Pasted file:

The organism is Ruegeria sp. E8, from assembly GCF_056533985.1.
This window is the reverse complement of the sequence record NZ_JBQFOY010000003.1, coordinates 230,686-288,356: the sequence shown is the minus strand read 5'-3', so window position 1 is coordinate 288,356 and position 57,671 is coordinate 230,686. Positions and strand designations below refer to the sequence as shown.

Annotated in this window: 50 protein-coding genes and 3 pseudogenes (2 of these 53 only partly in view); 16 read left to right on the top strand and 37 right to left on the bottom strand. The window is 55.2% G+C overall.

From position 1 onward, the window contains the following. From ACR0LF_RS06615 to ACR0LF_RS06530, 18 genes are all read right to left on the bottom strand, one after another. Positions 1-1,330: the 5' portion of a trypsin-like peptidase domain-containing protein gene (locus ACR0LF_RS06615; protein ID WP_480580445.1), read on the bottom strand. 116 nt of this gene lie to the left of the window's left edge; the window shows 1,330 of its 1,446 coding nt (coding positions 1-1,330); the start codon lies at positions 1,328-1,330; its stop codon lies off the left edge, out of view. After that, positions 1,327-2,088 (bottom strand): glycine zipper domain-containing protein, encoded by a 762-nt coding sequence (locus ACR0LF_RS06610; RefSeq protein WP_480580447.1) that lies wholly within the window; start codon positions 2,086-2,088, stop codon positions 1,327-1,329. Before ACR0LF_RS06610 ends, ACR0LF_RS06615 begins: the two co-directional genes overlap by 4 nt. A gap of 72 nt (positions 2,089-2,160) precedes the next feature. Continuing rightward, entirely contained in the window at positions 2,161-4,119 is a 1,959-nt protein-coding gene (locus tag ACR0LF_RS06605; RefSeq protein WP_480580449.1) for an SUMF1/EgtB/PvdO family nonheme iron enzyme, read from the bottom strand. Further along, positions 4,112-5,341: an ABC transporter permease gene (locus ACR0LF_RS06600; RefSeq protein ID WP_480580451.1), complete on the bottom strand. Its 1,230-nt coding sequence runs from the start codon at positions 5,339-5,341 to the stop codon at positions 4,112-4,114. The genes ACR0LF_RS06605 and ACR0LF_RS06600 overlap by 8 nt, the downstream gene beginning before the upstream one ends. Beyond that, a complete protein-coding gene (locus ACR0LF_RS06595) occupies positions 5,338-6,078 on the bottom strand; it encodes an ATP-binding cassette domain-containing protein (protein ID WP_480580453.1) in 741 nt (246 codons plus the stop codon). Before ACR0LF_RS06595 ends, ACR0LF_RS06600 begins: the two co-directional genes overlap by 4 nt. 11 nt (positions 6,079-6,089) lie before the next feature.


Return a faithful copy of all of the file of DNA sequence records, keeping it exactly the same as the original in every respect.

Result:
The organism is Ruegeria sp. E8, from assembly GCF_056533985.1.
This window is the reverse complement of the sequence record NZ_JBQFOY010000003.1, coordinates 230,686-288,356: the sequence shown is the minus strand read 5'-3', so window position 1 is coordinate 288,356 and position 57,671 is coordinate 230,686. Positions and strand designations below refer to the sequence as shown.

Annotated in this window: 50 protein-coding genes and 3 pseudogenes (2 of these 53 only partly in view); 16 read left to right on the top strand and 37 right to left on the bottom strand. The window is 55.2% G+C overall.

From position 1 onward, the window contains the following. From ACR0LF_RS06615 to ACR0LF_RS06530, 18 genes are all read right to left on the bottom strand, one after another. Positions 1-1,330: the 5' portion of a trypsin-like peptidase domain-containing protein gene (locus ACR0LF_RS06615; protein ID WP_480580445.1), read on the bottom strand. 116 nt of this gene lie to the left of the window's left edge; the window shows 1,330 of its 1,446 coding nt (coding positions 1-1,330); the start codon lies at positions 1,328-1,330; its stop codon lies off the left edge, out of view. After that, positions 1,327-2,088 (bottom strand): glycine zipper domain-containing protein, encoded by a 762-nt coding sequence (locus ACR0LF_RS06610; RefSeq protein WP_480580447.1) that lies wholly within the window; start codon positions 2,086-2,088, stop codon positions 1,327-1,329. Before ACR0LF_RS06610 ends, ACR0LF_RS06615 begins: the two co-directional genes overlap by 4 nt. A gap of 72 nt (positions 2,089-2,160) precedes the next feature. Continuing rightward, entirely contained in the window at positions 2,161-4,119 is a 1,959-nt protein-coding gene (locus tag ACR0LF_RS06605; RefSeq protein WP_480580449.1) for an SUMF1/EgtB/PvdO family nonheme iron enzyme, read from the bottom strand. Further along, positions 4,112-5,341: an ABC transporter permease gene (locus ACR0LF_RS06600; RefSeq protein ID WP_480580451.1), complete on the bottom strand. Its 1,230-nt coding sequence runs from the start codon at positions 5,339-5,341 to the stop codon at positions 4,112-4,114. The genes ACR0LF_RS06605 and ACR0LF_RS06600 overlap by 8 nt, the downstream gene beginning before the upstream one ends. Beyond that, a complete protein-coding gene (locus ACR0LF_RS06595) occupies positions 5,338-6,078 on the bottom strand; it encodes an ATP-binding cassette domain-containing protein (protein ID WP_480580453.1) in 741 nt (246 codons plus the stop codon). Before ACR0LF_RS06595 ends, ACR0LF_RS06600 begins: the two co-directional genes overlap by 4 nt. 11 nt (positions 6,079-6,089) lie before the next feature.